10 July 2012

Corals, catfishes and crabs!

Recent studies tell us more about corals growing on artificial seawalls, the catfishes in Singapore and more about colourful mangrove crabs.
An amazing reef has settled naturally on the seawalls
at Tanah Merah Ferry Terminal. Another seawall is studied in NIS
All in the latest slew of papers on Nature in Singapore of the Raffles Museum of Biodiversity Research.

A diversity of corals can settle on our artificial seawalls

At the Singapore Armed Forces Yacht Club in Changi, the diversity and distribution of scleractinian corals growing on a seawall were investigated. The 1,762 scleractinian colonies recorded are represented by 37 genera from 14 families. Generic richness, abundance, and evenness were lower in the deeper belts. The majority of the colonies in the marina were juveniles smaller than 10 cm across, indicating that coral recruitment is an active, ongoing process, and that such environments, albeit highly modified, can function to support scleractinian diversity. Highly modified habitats resulting from coastal development could facilitate the re-establishment of biological communities.
More about this in Tan, Y. Z., C. S. L. Ng & L. M. Chou, 2012. Natural colonisation of a marina seawall by scleractinian corals along Singapore's east coast. Nature in Singapore, 5: 177–183. [PDF, 648 KB]

How many different kinds of catfish do we have in Singapore?

A study has verified the presence of nine ariid catfish species from Singapore waters based on museum material. They are Arius cf. gagora, Arius leptonotacanthus, Arius oetik, Hemiarius sona, Hexanematichthys sagor, Netuma bilineata, Osteogeneiosus militaris, Plicofollis argyropleuron, and Plicofollis nella. Arius cf. gagora and Netuma bilineata are new records for Singapore, while Hemiarius sona is recorded for the first time in Singapore in more than a century. The occurrence of Cryptarius truncatus in Singapore waters is considered doubtful.
More about them in Ng, H. H., 2012. The ariid catfishes of Singapore. Nature in Singapore, 5: 211–222. [PDF, 938 KB]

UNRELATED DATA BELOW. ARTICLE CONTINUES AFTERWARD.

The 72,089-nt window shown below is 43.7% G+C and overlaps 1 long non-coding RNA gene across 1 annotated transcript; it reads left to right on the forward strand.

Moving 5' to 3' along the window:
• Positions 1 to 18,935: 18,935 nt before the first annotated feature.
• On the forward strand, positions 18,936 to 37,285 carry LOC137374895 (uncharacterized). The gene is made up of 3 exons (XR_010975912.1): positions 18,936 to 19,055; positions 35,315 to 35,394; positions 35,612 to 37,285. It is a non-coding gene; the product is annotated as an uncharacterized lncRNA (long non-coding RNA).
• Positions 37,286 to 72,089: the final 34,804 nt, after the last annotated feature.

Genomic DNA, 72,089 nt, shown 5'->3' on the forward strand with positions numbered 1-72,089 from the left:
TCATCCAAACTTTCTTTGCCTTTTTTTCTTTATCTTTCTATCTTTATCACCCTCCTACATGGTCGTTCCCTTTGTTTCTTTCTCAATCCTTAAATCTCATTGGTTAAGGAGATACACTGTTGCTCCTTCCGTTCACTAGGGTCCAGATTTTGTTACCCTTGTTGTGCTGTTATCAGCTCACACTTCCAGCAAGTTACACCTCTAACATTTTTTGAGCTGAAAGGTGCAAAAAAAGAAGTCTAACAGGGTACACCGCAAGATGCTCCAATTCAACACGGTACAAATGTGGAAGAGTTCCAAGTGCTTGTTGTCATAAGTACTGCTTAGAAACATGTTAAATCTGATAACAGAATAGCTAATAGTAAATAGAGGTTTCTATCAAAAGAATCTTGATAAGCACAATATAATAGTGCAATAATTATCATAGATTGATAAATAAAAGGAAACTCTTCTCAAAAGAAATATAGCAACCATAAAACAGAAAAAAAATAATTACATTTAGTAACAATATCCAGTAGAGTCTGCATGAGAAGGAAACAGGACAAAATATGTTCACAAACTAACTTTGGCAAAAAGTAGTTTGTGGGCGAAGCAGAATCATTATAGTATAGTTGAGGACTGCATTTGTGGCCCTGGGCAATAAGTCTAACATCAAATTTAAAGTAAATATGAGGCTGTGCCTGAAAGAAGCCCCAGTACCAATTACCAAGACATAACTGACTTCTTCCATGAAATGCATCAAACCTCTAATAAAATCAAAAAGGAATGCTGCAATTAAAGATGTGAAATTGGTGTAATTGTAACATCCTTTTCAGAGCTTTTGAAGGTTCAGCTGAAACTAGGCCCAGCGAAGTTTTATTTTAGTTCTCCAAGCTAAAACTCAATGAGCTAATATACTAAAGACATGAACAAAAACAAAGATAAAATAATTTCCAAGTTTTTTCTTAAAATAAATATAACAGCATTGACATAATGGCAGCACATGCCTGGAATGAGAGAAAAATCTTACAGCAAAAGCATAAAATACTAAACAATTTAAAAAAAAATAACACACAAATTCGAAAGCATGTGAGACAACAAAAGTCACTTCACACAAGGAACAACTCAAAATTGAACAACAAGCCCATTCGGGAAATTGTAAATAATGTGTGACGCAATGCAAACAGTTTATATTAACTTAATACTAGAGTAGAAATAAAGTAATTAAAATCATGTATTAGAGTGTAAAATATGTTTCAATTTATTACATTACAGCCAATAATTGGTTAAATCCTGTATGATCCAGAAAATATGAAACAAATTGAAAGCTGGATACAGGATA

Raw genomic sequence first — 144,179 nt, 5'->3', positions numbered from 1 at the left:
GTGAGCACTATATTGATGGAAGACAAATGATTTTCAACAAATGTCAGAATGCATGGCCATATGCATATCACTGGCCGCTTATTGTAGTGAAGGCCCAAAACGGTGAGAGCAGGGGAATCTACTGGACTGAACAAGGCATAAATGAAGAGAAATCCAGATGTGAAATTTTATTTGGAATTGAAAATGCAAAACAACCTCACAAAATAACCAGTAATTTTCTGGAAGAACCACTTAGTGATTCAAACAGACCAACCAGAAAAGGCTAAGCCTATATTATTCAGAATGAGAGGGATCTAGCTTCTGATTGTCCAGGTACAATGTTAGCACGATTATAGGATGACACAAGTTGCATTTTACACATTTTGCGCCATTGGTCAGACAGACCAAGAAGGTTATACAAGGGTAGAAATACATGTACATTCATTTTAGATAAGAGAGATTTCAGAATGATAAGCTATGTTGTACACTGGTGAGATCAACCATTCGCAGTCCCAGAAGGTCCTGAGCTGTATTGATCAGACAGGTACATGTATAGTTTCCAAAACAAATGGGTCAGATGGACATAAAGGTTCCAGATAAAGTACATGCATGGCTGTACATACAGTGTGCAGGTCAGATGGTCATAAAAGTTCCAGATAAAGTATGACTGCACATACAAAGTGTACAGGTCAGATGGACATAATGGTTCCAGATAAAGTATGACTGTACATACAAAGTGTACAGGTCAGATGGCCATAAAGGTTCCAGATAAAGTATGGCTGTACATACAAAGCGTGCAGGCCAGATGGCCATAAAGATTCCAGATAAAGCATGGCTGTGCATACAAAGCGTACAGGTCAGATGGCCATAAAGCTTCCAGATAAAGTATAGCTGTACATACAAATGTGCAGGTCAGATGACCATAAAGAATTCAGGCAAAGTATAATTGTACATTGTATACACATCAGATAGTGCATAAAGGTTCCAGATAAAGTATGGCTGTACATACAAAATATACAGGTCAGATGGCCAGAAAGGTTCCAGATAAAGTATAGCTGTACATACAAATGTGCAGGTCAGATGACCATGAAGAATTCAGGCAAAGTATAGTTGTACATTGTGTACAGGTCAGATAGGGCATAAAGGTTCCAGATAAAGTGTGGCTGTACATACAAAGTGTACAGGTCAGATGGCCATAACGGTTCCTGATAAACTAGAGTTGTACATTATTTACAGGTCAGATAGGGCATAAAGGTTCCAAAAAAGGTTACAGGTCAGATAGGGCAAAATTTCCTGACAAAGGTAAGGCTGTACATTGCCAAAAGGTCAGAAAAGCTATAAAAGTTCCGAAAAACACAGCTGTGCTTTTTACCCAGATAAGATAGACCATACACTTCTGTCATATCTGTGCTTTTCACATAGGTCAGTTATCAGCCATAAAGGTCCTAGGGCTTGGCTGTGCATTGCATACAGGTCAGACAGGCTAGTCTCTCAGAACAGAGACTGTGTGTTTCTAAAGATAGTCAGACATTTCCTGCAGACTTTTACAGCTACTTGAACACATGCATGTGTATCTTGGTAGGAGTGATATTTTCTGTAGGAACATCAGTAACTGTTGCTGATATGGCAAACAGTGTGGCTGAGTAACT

They're not bluffing!

The blue-green facial bands in two species of mangrove crabs, Perisesarma eumolpe and Perisesarma indiarum are known to be important in mate and/or species recognition and are believed to convey the physical ‘quality’ of the individual. For colour to be an effective indicator of quality, there has to be a direct production cost of the colour. Carotenoid-based pigments in animals fulfill these criteria. Being unable to biosynthesize carotenoids de novo, animals rely on dietary supply to achieve carotenoid-based pigmentation; therefore their presence can reflect foraging ability. Facial band tissues of Perisesarma eumolpe and Perisesarma indiarum were extracted and analysed for carotenoids using High Performance Liquid Chromatography (HPLC). The results confirm the presence of carotenoids in the facial bands of both species.
More about this in Wang, W. Y. & P. A. Todd, 2012. Evidence for carotenoid pigments in the facial bands of two mangrove crab species from Singapore. Nature in Singapore, 5: 159–164. [PDF, 358 KB]

This is just a selection of some of the many fascinating paper on the Nature in Singapore website of the Raffles Museum of Biodiversity Research, the National  University of Singapore.

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